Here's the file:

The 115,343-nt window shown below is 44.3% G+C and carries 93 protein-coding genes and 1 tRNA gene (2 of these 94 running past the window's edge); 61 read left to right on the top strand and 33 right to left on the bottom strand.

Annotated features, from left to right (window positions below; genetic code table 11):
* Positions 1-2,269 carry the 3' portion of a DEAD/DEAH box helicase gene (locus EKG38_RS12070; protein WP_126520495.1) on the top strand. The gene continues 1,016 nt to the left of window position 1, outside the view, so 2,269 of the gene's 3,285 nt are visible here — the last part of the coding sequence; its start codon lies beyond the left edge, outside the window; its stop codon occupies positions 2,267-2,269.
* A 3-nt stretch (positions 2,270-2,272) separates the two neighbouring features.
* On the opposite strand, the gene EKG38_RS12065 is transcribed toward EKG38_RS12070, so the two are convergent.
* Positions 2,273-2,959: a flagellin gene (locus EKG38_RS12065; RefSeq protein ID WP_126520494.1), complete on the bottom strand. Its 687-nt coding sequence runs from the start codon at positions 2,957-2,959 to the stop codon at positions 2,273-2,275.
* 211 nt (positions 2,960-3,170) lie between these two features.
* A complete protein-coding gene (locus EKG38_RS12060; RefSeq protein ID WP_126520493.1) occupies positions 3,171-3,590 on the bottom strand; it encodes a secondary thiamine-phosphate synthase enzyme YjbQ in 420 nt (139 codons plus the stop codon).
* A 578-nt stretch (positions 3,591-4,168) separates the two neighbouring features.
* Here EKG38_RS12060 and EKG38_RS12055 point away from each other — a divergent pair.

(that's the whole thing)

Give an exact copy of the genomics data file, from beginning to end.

The 115,343-nt window shown below is 44.3% G+C and carries 93 protein-coding genes and 1 tRNA gene (2 of these 94 running past the window's edge); 61 read left to right on the top strand and 33 right to left on the bottom strand.

Annotated features, from left to right (window positions below; genetic code table 11):
* Positions 1-2,269 carry the 3' portion of a DEAD/DEAH box helicase gene (locus EKG38_RS12070; protein WP_126520495.1) on the top strand. The gene continues 1,016 nt to the left of window position 1, outside the view, so 2,269 of the gene's 3,285 nt are visible here — the last part of the coding sequence; its start codon lies beyond the left edge, outside the window; its stop codon occupies positions 2,267-2,269.
* A 3-nt stretch (positions 2,270-2,272) separates the two neighbouring features.
* On the opposite strand, the gene EKG38_RS12065 is transcribed toward EKG38_RS12070, so the two are convergent.
* Positions 2,273-2,959: a flagellin gene (locus EKG38_RS12065; RefSeq protein ID WP_126520494.1), complete on the bottom strand. Its 687-nt coding sequence runs from the start codon at positions 2,957-2,959 to the stop codon at positions 2,273-2,275.
* 211 nt (positions 2,960-3,170) lie between these two features.
* A complete protein-coding gene (locus EKG38_RS12060; RefSeq protein ID WP_126520493.1) occupies positions 3,171-3,590 on the bottom strand; it encodes a secondary thiamine-phosphate synthase enzyme YjbQ in 420 nt (139 codons plus the stop codon).
* A 578-nt stretch (positions 3,591-4,168) separates the two neighbouring features.
* Here EKG38_RS12060 and EKG38_RS12055 point away from each other — a divergent pair.